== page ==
Young praises No Way Out‘s director Roger Donaldson (“not afraid of women, nice, talented”), who is on record as saying he would “love to work with her again.” On the other hand, she sizes up co-star Kevin Costner as “an excellent businessman, an average actor, very good at working the camera.” Cousins director Joel Schumacher she describes as “the father figure I never had,” and she also has praise for co-stars Ted Danson (“the most conscious, awake person I’ve ever worked with”) and William Petersen (“the most attractive and desirable”).
“The more you work in Hollywood,” Sean Young once said, “the more you learn you can protect yourself by making people know that you can make them afraid of you.” And now, at age 30, she defends her spikey rep. “If anybody says that I go around terrorizing anybody, they’re just a plain old liar. There is certain truth to the fact that people don’t respect you until you have enough strength to say, ‘Stop right there. That’s where I draw the line.’ If you can’t do that, they’ll just eat you alive.”
Look up every crew member of every movie I’ve ever made,” she challenges, warming to her theme. “They would all say, ‘She’s tops.’ “Says Young, who has been linked romantically with actor Robert Lujan (Vampire’s Kiss) since 1985, “I tend to be meaner in my very, very close relationships than I am at large. But even then, there’s a balance of co-dependency that encourages that behavior.” Yet Young, who is capable of such fancies as describing herself as “a rare elf with paradoxical qualities,” readily admits that she rattles people. “There’s something about me that tells the truth. A lot of times, a lot of people don’t want to hear the truth. I don’t have much patience for big egos and unnecessary arrogance, not with the suffering people who are all around us. It’s unendurable. And I make fun of it rather expertly.”
Perhaps too expertly. While I was preparing this story, the assistant to a past director of Young’s refused to put through my “prank call” for a comment about the actress from her boss. The agent for one of Young’s co-stars said, laughing, “You mean, you want [him] to tell you whether Sean Young really is ‘the biggest cunt in the world?’ “Gosh, hasn’t Sean Young kissed up to anyone in her entire career? More important, how long can she survive without learning how to work the press? You’d think Young’s mother, Lee Guthrie, a journalist and unauthorized biographer of Woody Allen, Jackie Onassis, and Cary Grant, might have helped her daughter out here. But Guthrie, who, until last year, Young says, “used to manage me and was very protective of me,” had rather the opposite effect. According to a crew member on one of Young’s earlier films, Guthrie pushed Young “unmercifully… they had a strange Brooke and Teri Shields kind of relationship.”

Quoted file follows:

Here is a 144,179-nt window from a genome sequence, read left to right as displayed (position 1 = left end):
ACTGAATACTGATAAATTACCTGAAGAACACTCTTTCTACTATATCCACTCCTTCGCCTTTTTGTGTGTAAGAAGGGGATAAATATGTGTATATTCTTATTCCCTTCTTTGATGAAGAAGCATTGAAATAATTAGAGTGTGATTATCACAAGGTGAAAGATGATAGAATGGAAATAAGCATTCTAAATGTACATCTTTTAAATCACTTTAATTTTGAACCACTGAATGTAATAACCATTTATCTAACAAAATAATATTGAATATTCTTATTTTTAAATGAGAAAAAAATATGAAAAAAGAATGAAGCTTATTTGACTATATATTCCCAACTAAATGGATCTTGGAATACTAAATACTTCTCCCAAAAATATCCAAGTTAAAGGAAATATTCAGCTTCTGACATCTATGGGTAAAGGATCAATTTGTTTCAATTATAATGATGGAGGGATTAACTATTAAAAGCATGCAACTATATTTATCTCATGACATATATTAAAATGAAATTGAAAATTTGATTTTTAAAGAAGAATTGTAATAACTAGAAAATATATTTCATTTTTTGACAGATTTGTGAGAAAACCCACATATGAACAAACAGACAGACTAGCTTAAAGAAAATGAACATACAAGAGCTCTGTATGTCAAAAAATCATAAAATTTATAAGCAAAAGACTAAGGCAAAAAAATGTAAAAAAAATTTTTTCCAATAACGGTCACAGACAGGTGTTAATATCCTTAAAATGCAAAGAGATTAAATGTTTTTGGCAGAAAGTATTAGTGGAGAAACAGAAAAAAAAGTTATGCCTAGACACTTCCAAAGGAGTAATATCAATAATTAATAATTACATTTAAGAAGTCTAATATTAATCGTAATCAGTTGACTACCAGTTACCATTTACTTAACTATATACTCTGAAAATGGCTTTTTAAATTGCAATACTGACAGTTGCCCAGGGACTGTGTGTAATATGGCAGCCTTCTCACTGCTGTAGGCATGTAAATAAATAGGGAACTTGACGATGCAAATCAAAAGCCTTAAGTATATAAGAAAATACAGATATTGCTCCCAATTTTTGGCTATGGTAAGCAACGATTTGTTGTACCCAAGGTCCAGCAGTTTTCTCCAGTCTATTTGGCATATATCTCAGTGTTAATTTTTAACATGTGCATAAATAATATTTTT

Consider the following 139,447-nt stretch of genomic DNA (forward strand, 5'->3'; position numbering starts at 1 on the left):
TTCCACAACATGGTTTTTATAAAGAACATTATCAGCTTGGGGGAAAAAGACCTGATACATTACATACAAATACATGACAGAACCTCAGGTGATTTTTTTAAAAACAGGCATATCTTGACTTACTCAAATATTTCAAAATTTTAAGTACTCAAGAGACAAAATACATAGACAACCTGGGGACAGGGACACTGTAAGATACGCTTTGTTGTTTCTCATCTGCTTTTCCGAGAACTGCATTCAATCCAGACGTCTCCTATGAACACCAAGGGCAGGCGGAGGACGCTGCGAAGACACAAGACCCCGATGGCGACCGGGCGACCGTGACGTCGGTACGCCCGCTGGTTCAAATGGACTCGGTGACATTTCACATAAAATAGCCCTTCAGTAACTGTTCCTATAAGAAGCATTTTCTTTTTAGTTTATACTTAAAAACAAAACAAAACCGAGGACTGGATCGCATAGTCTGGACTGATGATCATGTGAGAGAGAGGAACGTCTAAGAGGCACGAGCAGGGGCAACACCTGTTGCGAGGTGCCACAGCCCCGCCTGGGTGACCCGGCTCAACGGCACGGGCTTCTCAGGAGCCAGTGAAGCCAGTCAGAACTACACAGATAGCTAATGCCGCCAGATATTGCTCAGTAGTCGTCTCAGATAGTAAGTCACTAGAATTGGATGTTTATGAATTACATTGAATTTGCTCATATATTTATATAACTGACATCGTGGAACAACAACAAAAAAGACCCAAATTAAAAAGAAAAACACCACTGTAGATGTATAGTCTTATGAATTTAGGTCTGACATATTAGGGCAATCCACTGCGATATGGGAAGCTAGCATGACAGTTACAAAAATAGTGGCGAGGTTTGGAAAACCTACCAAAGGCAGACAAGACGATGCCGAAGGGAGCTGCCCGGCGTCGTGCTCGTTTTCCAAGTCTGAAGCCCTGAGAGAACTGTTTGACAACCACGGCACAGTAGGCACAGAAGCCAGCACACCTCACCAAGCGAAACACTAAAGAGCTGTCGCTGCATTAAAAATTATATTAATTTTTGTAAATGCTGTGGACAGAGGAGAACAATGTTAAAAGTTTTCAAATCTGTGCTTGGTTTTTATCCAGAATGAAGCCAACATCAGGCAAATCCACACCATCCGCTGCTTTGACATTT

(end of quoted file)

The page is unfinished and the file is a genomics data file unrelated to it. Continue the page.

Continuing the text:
Movie journalists recall Guthrie standing up at a press conference to extol one of her daughter’s “markedly beautiful” performances. Although Guthrie has since explained away the gesture as a “put-on that the audience took straight,” the incident back-fired on an actress increasingly dogged by rumors of prima donna-itis. Last year, Young says, she and her mother decided it “was time for me to experience more independence. It’s not easy for us to give each other space, but we understand the necessity for it.” David Green, director of Fire Birds, assesses the relationship as having been “a little unnatural, and it contributed to a lot of the bad press. Now that Sean’s thrown that off, she’s much more her own person.”
A touch of reckless bravado surfaces when Young reflects upon how her well-publicized run-ins with directors and leading men have had their upside. “Show business has endowed me with a lot of mystery,” she says, aware at least on some level that in Hollywood, where power is perception, she emits an ominous, if seductive vibe. “If you meet me and know me, one of the clearest things you see is that I’m direct and very honest. Mystery, rumors, and all that, have sort of been endowed to me. And there’s a lot of that to overcome at this point. My mystery, or whatever you want to call it, has a kind of currency in the film business.” With a shrug, she adds, “Without all of these problems, I probably wouldn’t have gotten the covers of Premiere and Harper’s Bazaar.”
But it would be naive to overlook the negative side. According to published reports, producers Peter Guber and Jon Peters replaced Young on Batman with Kim Basinger when Young was thrown from a horse. Or was she? “I fell off the fucking horse,” says Young, chortling. “Go ask Michael Keaton, go ask the horse trainer.” As for Woody Allen cutting her from Crimes and Misdemeanors: “Woody wrote me a letter saying, ‘Don’t feel bad about this. I was experimenting and my performance and your performance just didn’t work.’ ” Allen went on to hire Young for a day’s work in his upcoming movie; she plays a Madison Avenue lady (“I don’t even know my character’s name, but I got to do a few jokes”) in a scene with Mia Farrow and William Hurt. “He respects me a lot,” Young says of Allen, “and I adore him.”
It is a tough call to make as to whether Young will land the sort of roles that have made noise for Melanie Griffith, Meg Ryan, Michelle Pfeiffer, and now Julia Roberts. For the present, there is Fire Birds, which Young calls one of her first “fun movies,” in which she plays a helicopter pilot who becomes a combat hero.
“The movie is a lot like Top Gun in the sense that it has dazzling aerial shots,” admits Young, who is committed to such causes as ecology and women’s issues. “On the other hand, I play a straight, capable, confident and honest woman who goes into combat and is not left on the shore, saying ‘Oh, puh-leeeeeeze come home safely!’ ”